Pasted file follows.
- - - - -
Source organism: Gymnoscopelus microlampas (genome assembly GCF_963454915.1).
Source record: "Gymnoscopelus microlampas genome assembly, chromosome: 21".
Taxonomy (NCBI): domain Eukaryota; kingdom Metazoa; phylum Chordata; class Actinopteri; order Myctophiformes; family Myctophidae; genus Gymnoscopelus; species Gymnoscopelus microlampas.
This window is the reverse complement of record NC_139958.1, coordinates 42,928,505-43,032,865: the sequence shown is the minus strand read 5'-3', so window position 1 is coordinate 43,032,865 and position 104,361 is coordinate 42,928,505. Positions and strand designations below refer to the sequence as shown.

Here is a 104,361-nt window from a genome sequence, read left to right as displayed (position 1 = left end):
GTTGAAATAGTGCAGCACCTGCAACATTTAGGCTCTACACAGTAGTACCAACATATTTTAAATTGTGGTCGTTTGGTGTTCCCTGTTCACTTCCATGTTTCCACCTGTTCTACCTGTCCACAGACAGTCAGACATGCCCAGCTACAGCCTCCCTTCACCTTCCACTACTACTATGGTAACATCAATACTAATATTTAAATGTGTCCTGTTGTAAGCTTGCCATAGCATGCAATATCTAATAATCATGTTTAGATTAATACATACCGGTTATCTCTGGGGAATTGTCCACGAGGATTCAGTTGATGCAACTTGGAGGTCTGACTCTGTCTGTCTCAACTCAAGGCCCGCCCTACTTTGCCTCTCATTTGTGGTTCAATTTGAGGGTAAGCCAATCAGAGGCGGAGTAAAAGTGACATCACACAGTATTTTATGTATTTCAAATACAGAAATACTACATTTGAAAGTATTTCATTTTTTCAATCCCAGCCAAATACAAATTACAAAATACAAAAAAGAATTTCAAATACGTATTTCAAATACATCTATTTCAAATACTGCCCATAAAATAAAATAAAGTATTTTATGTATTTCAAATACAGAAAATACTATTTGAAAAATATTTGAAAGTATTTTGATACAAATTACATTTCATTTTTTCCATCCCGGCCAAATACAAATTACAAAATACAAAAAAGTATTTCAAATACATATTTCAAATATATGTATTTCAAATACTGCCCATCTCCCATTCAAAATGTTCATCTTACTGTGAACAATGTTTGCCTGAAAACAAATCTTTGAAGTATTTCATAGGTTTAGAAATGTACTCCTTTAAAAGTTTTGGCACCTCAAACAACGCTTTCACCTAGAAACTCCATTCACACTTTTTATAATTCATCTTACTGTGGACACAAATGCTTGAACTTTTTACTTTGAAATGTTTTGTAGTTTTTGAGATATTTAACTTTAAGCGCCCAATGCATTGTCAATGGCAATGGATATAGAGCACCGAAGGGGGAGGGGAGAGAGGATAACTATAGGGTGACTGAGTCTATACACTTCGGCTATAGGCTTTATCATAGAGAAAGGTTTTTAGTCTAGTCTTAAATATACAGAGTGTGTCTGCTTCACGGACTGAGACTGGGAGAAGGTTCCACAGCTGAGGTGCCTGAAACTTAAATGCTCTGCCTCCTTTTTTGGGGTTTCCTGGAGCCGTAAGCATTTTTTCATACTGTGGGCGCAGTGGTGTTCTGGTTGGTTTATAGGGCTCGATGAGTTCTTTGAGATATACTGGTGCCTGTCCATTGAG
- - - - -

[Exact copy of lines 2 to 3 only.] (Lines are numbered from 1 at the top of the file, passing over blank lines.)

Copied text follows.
Source record: "Gymnoscopelus microlampas genome assembly, chromosome: 21".
Taxonomy (NCBI): domain Eukaryota; kingdom Metazoa; phylum Chordata; class Actinopteri; order Myctophiformes; family Myctophidae; genus Gymnoscopelus; species Gymnoscopelus microlampas.